Last for the support elements is a sniper team.

Up next is the infantry platoon. The platoon command actually packs a good punch. One of the men carries an AT rifle anyway and since I painted one soldier armed with a LMG to many I allocated him to this team.

Next are the company support elements… medic, mortar team, HMG team, AT rifle tram and a Bofors 37mm AT gun. The later required some tricks. As I said before, the leader did not quite fit the gun and was transferred to the howitzers. To make up for the missing crewmember I added a kneeling rifleman covering the gun crew. The other problem is that the gun shield comes in two parts. Mine was a poor cast where the two parts meet, but I only noticed that problem when I was close to painting it. Some that was covered up by some camp netting. Which is a real shame, since the weathering on the shield turned out quite nicely.

The infantry platoon itself is made up of three ten men rifle section and three nine men support sections. The later include a LMG each. I am not going to bore you by showing you three virtually indentival teams each, so here is one each.

All in all, there are almost 100 minis in total here. Quite happy with my output. Ironically I finished these today, on the 80s anniversary of the invasion of Poland. So I thought I should share these with you today.

Hope you enjoyed these. Now I will have to tackle around 20 vehicles. Not sure I am looking forward to that, but they will get done.


American heavy metal

American heavy metal

Apologies for the silence in recent weeks. I have been working on a bit project recently and it is current not at a stage where it is worth sharing. Anyway it recently dawned on me, that there is something I had forgotten while catching up.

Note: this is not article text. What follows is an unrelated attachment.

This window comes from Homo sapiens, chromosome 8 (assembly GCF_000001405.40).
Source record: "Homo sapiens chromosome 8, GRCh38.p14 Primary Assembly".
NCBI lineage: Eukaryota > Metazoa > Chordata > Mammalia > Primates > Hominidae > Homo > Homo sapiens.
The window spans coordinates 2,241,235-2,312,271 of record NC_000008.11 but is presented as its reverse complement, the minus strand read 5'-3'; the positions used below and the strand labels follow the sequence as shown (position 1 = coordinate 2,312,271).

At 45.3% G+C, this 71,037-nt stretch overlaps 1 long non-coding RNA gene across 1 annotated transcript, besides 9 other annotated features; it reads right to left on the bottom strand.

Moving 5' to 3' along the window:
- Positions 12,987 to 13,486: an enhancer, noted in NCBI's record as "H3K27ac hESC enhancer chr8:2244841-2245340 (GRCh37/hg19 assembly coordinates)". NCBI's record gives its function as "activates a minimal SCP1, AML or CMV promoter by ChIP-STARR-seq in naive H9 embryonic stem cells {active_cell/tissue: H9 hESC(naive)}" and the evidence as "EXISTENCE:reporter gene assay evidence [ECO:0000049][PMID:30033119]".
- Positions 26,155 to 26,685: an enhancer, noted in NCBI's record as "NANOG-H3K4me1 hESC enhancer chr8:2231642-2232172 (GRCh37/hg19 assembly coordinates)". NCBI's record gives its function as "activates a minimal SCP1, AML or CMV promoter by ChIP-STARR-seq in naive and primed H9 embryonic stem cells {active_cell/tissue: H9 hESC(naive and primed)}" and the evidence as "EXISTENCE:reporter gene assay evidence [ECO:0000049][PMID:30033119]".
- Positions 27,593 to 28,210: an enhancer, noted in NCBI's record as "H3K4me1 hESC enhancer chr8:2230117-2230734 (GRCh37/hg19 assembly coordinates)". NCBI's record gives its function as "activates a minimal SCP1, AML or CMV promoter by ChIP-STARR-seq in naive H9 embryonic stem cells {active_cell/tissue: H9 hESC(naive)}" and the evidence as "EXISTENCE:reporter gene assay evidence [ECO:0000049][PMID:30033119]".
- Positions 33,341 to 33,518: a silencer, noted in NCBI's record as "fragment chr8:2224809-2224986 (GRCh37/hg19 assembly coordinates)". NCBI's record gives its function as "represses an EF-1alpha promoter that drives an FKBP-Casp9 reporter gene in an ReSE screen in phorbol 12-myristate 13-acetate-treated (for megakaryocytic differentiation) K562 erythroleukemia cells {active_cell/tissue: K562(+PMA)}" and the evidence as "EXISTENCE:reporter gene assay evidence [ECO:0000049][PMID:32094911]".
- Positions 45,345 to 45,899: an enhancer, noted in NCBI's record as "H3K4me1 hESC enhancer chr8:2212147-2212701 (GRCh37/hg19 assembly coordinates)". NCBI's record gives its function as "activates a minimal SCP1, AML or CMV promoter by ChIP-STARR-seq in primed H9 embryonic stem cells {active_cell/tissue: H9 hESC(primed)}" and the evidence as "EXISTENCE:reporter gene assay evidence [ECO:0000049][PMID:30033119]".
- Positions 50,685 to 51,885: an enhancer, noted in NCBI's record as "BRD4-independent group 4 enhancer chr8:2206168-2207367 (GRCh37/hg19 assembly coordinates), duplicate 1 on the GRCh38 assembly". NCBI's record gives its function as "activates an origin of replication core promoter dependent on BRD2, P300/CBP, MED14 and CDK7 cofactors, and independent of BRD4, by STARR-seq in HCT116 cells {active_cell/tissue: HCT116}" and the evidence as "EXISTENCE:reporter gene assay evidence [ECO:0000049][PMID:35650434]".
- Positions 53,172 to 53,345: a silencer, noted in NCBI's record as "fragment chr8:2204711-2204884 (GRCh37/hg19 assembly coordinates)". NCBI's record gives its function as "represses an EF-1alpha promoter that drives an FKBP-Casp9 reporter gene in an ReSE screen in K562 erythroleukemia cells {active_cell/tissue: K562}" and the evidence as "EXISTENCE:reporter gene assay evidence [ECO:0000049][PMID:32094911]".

But let me tell you the story behind it first. I started wargaming WWII around 15+ years ago. While I basically made my best efforts to get everything right, a lot of it was a case of “close is good enough”. And with many things, it actually was. My first two nations were Germans and Americans. With the infantry for either side things went pretty well. Same for most of the German vehicles. Now the American vehicles were a completely different story.

I ended up with a black green colour and to be fair… it was not even close to the darker colours some vehicles were painted in stateside before the US entered the war. Over the years this annoyed me ever more. Even to the point, where I hard not plan any games using Americans for our monthly Battlegroup games. Which was a shame, since it essentially was an army that could be fieled to regulation. When I to have a game of Operation Cobra for Crisis last year it was clear that this had to change. So in addition to painting a few new vehicles (two 76mm Sherman’s and Motor gun carriage) all of the old stuff that I had painted in the wrong colour were repainted. I did not want to go through all the hassle to repaint the stowage and markings, so I carefully airbrushes to the very edge of them, only touching things up afterwards. This actually worked quite well, except for the ID stars which all had to be repainted by hand. But enough about that… here are the (mostly) tanks:

I am really happy with these now and they will see action far more often now.


More shades of grey

More shades of grey

Do continuing my quest to build a large German army for the 1939 – 1941 period I tackled some more armour. Usually I am no big fan of using cell photo pictures, but when Intook these the other day (to show some of the guys at the club), I actually felt they turned out fine, so I decided to use them here as well. Only things that irritates me about these photos though is the slivering on some of the decals, since there is none in real live. Anyway… let’s get the party started.

Up first is a SdKfz 251 C from Blitzkrieg Models. Now this actually this is not meant for that period, but rather 1942up until maybe Kursk. Here I wanted a look of a haste camouflage job applied over a very faded Panzergrau. Since the model was assembled as it was and I was airbrushing grey anyway, I decided to mix it in. I simply went two shades lighter on everything, did some sloppy Dunkelgelb stripes and went heavier on the weathering. The sandbags were sculpted with green stuff out of necessity. The roof ring had been damaged in the mail and I found it more sensible to simply sculpt two sand bags on, rather than ask for a replacement. Crew and machine gun will be added later.

Up next is the SdKfz 232 in the six wheel version. This model is by Warlord games and one of only two in the whole early war German complement in 1:56th scale. Not